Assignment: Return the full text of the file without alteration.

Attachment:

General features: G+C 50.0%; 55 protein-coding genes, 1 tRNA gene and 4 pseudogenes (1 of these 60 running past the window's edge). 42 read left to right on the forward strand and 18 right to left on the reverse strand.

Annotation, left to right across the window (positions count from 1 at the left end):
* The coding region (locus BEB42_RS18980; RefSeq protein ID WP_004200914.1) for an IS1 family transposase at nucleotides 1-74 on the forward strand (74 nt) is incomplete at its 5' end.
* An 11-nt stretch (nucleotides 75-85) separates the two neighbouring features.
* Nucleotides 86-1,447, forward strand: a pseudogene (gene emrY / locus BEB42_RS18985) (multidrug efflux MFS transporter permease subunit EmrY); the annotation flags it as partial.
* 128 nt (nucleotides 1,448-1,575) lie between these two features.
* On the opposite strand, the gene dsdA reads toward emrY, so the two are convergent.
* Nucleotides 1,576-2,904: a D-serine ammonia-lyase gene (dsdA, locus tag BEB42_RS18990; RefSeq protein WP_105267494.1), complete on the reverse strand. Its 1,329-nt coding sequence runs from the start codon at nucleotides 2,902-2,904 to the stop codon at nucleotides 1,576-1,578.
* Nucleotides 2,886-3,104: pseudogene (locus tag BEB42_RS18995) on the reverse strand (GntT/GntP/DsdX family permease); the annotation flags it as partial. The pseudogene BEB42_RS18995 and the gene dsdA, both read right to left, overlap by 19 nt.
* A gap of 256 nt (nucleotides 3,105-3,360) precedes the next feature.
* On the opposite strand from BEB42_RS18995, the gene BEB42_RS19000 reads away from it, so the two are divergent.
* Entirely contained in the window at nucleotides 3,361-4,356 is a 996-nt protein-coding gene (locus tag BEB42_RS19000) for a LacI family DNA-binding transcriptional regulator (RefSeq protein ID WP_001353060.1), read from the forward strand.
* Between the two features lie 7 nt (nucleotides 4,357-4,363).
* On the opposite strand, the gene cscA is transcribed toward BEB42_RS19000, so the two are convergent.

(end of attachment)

General features: G+C 50.0%; 55 protein-coding genes, 1 tRNA gene and 4 pseudogenes (1 of these 60 running past the window's edge). 42 read left to right on the forward strand and 18 right to left on the reverse strand.

Annotation, left to right across the window (positions count from 1 at the left end):
* The coding region (locus BEB42_RS18980; RefSeq protein ID WP_004200914.1) for an IS1 family transposase at nucleotides 1-74 on the forward strand (74 nt) is incomplete at its 5' end.
* An 11-nt stretch (nucleotides 75-85) separates the two neighbouring features.
* Nucleotides 86-1,447, forward strand: a pseudogene (gene emrY / locus BEB42_RS18985) (multidrug efflux MFS transporter permease subunit EmrY); the annotation flags it as partial.
* 128 nt (nucleotides 1,448-1,575) lie between these two features.
* On the opposite strand, the gene dsdA reads toward emrY, so the two are convergent.
* Nucleotides 1,576-2,904: a D-serine ammonia-lyase gene (dsdA, locus tag BEB42_RS18990; RefSeq protein WP_105267494.1), complete on the reverse strand. Its 1,329-nt coding sequence runs from the start codon at nucleotides 2,902-2,904 to the stop codon at nucleotides 1,576-1,578.
* Nucleotides 2,886-3,104: pseudogene (locus tag BEB42_RS18995) on the reverse strand (GntT/GntP/DsdX family permease); the annotation flags it as partial. The pseudogene BEB42_RS18995 and the gene dsdA, both read right to left, overlap by 19 nt.
* A gap of 256 nt (nucleotides 3,105-3,360) precedes the next feature.
* On the opposite strand from BEB42_RS18995, the gene BEB42_RS19000 reads away from it, so the two are divergent.
* Entirely contained in the window at nucleotides 3,361-4,356 is a 996-nt protein-coding gene (locus tag BEB42_RS19000) for a LacI family DNA-binding transcriptional regulator (RefSeq protein ID WP_001353060.1), read from the forward strand.
* Between the two features lie 7 nt (nucleotides 4,357-4,363).
* On the opposite strand, the gene cscA is transcribed toward BEB42_RS19000, so the two are convergent.